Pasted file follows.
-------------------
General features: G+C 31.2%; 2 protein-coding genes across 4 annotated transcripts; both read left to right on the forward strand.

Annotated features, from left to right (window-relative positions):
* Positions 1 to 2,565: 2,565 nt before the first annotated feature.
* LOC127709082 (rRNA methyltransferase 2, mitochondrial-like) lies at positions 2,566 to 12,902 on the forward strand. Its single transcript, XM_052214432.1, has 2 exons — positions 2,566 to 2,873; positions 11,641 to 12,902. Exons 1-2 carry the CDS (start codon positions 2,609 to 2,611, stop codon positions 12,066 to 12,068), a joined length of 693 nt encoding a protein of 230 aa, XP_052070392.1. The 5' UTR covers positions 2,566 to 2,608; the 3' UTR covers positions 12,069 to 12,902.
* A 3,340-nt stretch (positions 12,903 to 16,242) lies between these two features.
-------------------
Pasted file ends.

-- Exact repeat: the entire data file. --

General features: G+C 31.2%; 2 protein-coding genes across 4 annotated transcripts; both read left to right on the forward strand.

Annotated features, from left to right (window-relative positions):
* Positions 1 to 2,565: 2,565 nt before the first annotated feature.
* LOC127709082 (rRNA methyltransferase 2, mitochondrial-like) lies at positions 2,566 to 12,902 on the forward strand. Its single transcript, XM_052214432.1, has 2 exons — positions 2,566 to 2,873; positions 11,641 to 12,902. Exons 1-2 carry the CDS (start codon positions 2,609 to 2,611, stop codon positions 12,066 to 12,068), a joined length of 693 nt encoding a protein of 230 aa, XP_052070392.1. The 5' UTR covers positions 2,566 to 2,608; the 3' UTR covers positions 12,069 to 12,902.
* A 3,340-nt stretch (positions 12,903 to 16,242) lies between these two features.